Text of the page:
We started by identifying and listing the roles of a President. As we read and discussed, we found that their job is much like the leaders we aim to be in school each and everyday. :) We teachers LOVE that reminder anytime we can get it haha!

I was amazed by how much background knowledge my kiddos had on previous presidents.. kuddos to their preschool and kinder teachers!!! They were able to name every president on this anchor chart (with a few hits for good 'ole Teddy Roosevelt!) We spent a great deal of time learning about Abe and George as we tied it in with our Reader's Workshop curriclum of comparing and contrasting nonfiction texts. These great presidents are perfect for comparing and contrasting because there are so many similarities in their life despite living in two different time periods. This of course had them eager and engaged!!

 One of their favorite facts about Abe was that he not only lived in but built log cabins... how COOL?! We spent some time crafting log cabins of our own. :) 

In just 4 days we went from Valentine' Day to President's Day to the 100th Day *AND* parent teacher conferences. PHEW! Is your head spinning yet? It was for me at that point but looking back now it's nice reflecting on all that we learned in such a short period of time.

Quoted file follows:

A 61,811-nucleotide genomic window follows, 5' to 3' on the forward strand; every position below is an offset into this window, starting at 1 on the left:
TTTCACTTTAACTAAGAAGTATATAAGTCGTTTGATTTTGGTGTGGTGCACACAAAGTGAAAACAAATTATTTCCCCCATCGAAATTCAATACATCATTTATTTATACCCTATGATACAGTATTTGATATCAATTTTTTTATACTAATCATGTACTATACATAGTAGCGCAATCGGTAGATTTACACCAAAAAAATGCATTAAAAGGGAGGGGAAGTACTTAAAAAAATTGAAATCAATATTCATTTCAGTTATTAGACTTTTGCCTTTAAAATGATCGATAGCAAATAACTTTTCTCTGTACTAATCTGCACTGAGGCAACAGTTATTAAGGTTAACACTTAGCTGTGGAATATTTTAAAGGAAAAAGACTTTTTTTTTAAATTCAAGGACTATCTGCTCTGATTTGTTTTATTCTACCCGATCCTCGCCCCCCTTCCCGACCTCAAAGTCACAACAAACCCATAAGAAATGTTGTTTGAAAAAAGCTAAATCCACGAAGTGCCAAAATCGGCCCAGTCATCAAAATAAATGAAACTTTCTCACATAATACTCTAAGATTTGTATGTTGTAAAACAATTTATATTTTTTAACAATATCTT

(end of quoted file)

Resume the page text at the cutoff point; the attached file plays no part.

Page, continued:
My kiddos already know my favorite day of each and every year is the 100th day. If you don't already know, I am obsessed with math.... doing it, learning it, teaching it.... the whole shibang! :) I love doing math ALL DAY LONG... and making it fun of course. 

In full disclosure, I could not have pulled it off without the help of so many inspiring teachers out there who helped me come up with a full day of fun and so many parent volunteers in my class that helped supply supplies, prep the supplies and join us in the classroom that day to help things run smoothly.